CCP’s 2019 Annual Taiwan Affairs Work Conference Reinforces Continuation of Xi Jinping’s Taiwan Policy
Only a few weeks after Chinese Communist Party (CCP) General-Secretary Xi Jinping gave his rousing 40th anniversary “Message to Taiwan Compatriots” (告台灣同胞書) speech—ostensibly directed at both domestic and foreign audiences—the top brass of the Party’s Taiwan policy apparatuses convened for the annual policy-setting 2019 Taiwan Work Conference (2019年對台工作會議). At the work conference, held in Beijing on January 22, the fourth-highest ranking CCP official and deputy director of inter-agency policy-coordinating body Taiwan Affairs Leading Small Group (TALSG), gave opening remarks laying out the central leadership’s guidance on Taiwan work.
In his speech, Wang Yang (汪洋), who is concurrently a member of the all-powerful CCP Politburo Standing Committee and chairman of the Chinese People’s Political Consultative Conference (CPPCC), underscored three major guidances for the Party-State’s Taiwan Work in 2019: 1) Xi Jinping’s new era of socialism with Chinese characteristics, 2) the spirit of the 19th Party Congress and Xi Jinping’s important exposition on Taiwan work, and 3) Xi’s “Message to Taiwan Compatriots.” Yang Jiechi, a member of the CCP Politburo and director of the CCP Central Committee’s Foreign Affairs Office, chaired the meeting. Liu Jieyi, director of the CCP Central Committee’s and State Council’s Taiwan Affairs Office (TAO), gave the work report. Relevant representatives of departments within the Party, government, and other cadres also attended the meeting.
The directives from the CCP leadership at the meeting were consistent with longstanding policy and reflect a continuation of Xi’s hardening approach to Taiwan under President Tsai Ing-wen. The CPPCC chairman instructed cadres to resolutely implement the spirit of Xi’s 40th anniversary speech and the CCP Central Committee’s directives on Taiwan policy by steadfastly adhering to the principles of “peaceful unification,” “one country, two systems,” the ”One China principle,” and strive to promote the peaceful development of cross-Strait relations and ”peaceful unification.” Wang, who also chairs the Central Leading Small Group on United Front—which has grown increasingly influential under Xi—added that in the past year, the CCP has seized the cross-Strait initiative and is leading it in the correct direction. This seems to be a reference to the results of Taiwan’s recent nine-in-one elections that saw the resurgence of the opposition Nationalist Party (KMT), which advocates for a more conciliatory policy towards China.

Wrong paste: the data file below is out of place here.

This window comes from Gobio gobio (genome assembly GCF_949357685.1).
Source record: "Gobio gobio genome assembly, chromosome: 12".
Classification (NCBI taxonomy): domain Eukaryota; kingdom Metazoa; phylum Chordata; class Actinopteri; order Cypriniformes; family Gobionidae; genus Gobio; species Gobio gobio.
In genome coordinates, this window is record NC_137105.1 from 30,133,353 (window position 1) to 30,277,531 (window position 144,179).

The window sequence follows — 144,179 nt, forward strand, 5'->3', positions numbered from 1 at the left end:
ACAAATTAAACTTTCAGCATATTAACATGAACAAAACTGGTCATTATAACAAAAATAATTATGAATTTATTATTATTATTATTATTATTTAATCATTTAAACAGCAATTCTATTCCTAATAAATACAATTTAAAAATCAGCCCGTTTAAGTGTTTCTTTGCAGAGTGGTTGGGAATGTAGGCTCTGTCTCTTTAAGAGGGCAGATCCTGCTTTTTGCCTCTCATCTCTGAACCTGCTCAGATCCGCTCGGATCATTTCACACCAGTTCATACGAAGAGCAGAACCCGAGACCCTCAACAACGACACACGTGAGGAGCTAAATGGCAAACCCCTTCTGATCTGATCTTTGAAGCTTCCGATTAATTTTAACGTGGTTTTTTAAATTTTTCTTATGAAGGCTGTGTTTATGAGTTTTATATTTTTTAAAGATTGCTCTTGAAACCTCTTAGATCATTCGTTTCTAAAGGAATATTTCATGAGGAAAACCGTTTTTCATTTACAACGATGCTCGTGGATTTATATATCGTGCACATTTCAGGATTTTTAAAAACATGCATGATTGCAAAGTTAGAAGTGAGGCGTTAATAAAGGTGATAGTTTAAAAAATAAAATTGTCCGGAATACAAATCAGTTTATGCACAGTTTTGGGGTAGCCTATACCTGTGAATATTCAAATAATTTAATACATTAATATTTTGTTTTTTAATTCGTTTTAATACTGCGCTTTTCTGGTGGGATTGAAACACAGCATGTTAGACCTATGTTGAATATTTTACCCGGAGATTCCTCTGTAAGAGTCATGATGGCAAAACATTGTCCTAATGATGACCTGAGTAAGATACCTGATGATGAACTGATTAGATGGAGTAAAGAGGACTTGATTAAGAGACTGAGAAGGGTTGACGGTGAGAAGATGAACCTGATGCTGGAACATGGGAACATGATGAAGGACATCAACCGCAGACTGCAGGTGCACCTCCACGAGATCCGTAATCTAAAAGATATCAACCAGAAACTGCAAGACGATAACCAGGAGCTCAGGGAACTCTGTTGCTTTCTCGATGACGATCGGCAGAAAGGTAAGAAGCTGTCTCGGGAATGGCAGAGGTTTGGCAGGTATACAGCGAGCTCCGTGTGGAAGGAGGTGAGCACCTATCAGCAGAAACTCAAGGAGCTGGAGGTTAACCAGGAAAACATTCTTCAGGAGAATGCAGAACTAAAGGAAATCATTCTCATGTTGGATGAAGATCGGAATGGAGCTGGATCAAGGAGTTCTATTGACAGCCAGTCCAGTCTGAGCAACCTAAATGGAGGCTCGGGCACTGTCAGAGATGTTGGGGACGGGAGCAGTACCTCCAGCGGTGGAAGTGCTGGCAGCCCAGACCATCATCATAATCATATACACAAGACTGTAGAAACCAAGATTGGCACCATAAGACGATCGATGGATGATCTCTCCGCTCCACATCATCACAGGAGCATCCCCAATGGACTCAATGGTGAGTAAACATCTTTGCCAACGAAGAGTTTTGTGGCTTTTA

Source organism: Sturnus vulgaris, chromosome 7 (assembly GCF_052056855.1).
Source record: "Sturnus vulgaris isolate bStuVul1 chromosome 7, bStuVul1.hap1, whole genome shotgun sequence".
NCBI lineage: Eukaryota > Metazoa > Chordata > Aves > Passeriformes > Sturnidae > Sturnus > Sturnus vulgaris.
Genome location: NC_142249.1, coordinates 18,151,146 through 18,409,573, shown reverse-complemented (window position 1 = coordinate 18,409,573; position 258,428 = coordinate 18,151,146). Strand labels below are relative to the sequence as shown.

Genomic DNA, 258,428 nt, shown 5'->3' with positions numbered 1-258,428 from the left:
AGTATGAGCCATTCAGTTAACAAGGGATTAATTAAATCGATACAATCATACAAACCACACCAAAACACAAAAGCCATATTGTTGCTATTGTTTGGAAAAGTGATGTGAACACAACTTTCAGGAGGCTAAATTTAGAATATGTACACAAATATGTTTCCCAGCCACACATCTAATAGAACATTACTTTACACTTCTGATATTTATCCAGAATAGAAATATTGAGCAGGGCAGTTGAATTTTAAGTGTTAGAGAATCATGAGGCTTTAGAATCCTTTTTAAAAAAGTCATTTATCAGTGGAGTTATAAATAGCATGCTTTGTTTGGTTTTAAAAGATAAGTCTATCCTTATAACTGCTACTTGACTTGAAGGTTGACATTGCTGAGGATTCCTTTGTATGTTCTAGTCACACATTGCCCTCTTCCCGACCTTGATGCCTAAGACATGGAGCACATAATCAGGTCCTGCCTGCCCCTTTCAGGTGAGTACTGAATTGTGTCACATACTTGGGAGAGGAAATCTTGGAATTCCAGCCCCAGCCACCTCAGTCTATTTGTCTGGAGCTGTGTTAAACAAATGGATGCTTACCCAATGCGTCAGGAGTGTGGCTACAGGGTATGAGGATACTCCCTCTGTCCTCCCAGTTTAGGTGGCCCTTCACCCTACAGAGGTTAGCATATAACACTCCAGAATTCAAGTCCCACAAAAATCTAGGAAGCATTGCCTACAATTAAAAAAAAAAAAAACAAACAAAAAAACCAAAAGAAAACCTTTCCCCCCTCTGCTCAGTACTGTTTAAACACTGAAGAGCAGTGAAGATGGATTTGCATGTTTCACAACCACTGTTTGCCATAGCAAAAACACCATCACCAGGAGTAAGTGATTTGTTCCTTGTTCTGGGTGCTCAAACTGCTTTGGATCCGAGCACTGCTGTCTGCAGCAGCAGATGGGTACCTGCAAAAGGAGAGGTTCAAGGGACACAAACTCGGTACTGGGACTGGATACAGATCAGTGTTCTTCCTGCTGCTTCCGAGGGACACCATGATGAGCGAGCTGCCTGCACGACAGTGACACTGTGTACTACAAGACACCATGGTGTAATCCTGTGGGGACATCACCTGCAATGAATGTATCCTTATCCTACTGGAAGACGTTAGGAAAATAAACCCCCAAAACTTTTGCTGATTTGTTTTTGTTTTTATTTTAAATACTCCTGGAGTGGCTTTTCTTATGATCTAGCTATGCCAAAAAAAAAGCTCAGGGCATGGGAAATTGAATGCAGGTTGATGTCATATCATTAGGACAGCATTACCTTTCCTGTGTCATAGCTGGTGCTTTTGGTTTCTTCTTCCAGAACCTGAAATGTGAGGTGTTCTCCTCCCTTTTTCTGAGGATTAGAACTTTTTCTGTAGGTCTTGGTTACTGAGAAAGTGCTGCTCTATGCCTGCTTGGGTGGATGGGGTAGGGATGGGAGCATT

The CPPCC chairman also emphasized that the situation in the Taiwan Strait in 2019 will be more complicated and severe, and that it will be necessary to strengthen the “four senses” (四個意識), “four self-confidences” (四個自信), achieve “two maintains” (兩個維護) of unifying thoughts and understandings into the scientific judgment of the CCP Central Committee on the current situation of Taiwan. He also highlighted the importance of adhering to the so-called “1992 Consensus” that reflects the “One China Principle,” and promote the peaceful development of cross-Strait relations. Wang added that the Party must resolutely safeguard national sovereignty and territorial integrity and will never leave any space for various forms of “Taiwan independence” separatist activities. To that end, the United Front czar stressed the importance of deepening cross-Strait integration and development, continuously expanding cross-Strait exchanges and cooperation, and comprehensive implementation of policy measures benefiting Taiwan compatriots. “The Party will continue to broaden the channels for cross-Strait youth exchanges, provide more opportunities, and create better conditions for Taiwanese youth to come to China for study, employment, entrepreneurship, and exchanges,” Wang stated.
Wang’s clarion call was issued as the CCP under Xi Jinping has been intensifying United Front work against Taiwan and the rest of the world. There are multiple channels through which the CCP is engaged in United Front against Taiwan. For instance, Taiwan-owned businesses in China have long been a targeted interest group. According to an exposé by the media outlet Al Jazeera, pro-unification Taiwanese businesses in China may be used to funnel cash to pro-unification groups within Taiwan. Since there are restrictions on capital inflows from the PRC into Taiwan, Taiwanese businesses operating in China that support unification are allegedly being helped so that they may ostesibly provide resources to pro-unification groups in Taiwan.